Picture this: you’re divorced from your former spouse with whom you have a minor child. During the divorce proceedings, you are deemed the custodial parent. You and your former spouse get along amicably and follow the child visitation plans without issue. A few years following the divorce, you get an offer for your dream job in Denver, CO. You are ready to go, but before you do, you may need to get the court’s permission.
Relocating Outside of Florida
Florida has a specific statute that provides the rules for relocating 50 miles or more when a minor child is involved. The legal term for moving the child out of state is “relocation.” The statute requires that the relocating parent receive written agreement to the move by the noncustodial parent, or request the court’s permission. As a practical matter, it will be easier if you can get your former spouse’s agreement to the relocation. However, even if they do not agree with the move, the court still has the power to grant permission for the move.
How the Court Decides
One of the most important phrases in the realm of family law is “the best interests of the child.” The court will generally allow relocation, even if one parent objects, if it determines that it is in the best interest of the child. The court’s primary concern is your child’s best interests, not yours or your former spouse’s. Thus, a great career opportunity alone may not be a good enough reason to allow relocation if the court finds that uprooting the child from their home, established routine, and support system would be harmful to the child’s well-being. After all, moving can be tough on children. This is one of many reasons why you need a strong advocate explaining your position to the court.
The judge will make the decision on a case by case basis. Every case, like every family, is different. However, the law provides some guidance as to factors that should be considered. These factors include, but are not limited to:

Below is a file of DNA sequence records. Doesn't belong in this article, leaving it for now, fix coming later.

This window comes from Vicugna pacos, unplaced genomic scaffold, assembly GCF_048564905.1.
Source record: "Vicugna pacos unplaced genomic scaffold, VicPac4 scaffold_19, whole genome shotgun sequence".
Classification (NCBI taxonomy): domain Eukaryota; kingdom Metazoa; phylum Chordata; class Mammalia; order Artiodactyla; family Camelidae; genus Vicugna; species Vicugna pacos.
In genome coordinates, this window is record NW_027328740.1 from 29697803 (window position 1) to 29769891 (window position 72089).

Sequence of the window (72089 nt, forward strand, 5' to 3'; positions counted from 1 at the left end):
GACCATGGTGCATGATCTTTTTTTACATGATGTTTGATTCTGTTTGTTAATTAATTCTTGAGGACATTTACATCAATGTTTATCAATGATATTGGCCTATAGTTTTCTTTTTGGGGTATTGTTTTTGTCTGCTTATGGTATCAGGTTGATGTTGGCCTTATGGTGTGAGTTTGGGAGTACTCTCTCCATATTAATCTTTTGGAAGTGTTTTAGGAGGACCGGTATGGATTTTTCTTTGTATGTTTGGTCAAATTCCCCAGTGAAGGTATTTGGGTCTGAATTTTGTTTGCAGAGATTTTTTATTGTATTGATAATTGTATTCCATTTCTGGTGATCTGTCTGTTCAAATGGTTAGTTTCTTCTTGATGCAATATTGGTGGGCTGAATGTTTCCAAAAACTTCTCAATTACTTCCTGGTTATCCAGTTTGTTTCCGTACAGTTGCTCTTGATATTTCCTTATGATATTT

● The child’s relationship with the non-relocating parent, siblings, and other relatives;
● The child’s age, development, and the likely emotional impact of the move;
● The possibility of preserving long-term relationships even after the move;
● The child’s personal preferences (if they can be meaningfully obtained); and
● The overall potential benefit of the move on the child’s quality of life.
It’s important to remember that none of these factors are determinative; the judge weighs and reviews them to help decide whether the relocation would be in the child’s best interest. Also, in most cases the burden of proof is on the parent wishing to relocate to show by a preponderance of the evidence that that move is in the child’s best interest.
Contact a Tampa Bay Divorce Attorney
No matter the specifics of your family situation, there are complex procedural rules that must be followed when relocating with a child. For this reason, the safest course of action is to have a Florida family law attorney analyze your situation prior to your move and help you through the process.
At the All Family Law Group, P.A. we understand that family decisions, like relocation inside or outside the state of Florida, are about more than just the law. The goal of our family law attorneys is to ensure that you understand both the legal and practical implications of your decisions. If you or your spouse is considering relocation, contact our Experienced Attorneys & Counselors at Law since 1997 Serving all of Tampa Bay. Call 813-672-1900 now for a free initial consultation www.familymaritallaw.com. We can help you understand the law and develop a plan of action that is in the best interest of you and your child.
By Lynette Silon-Laguna Google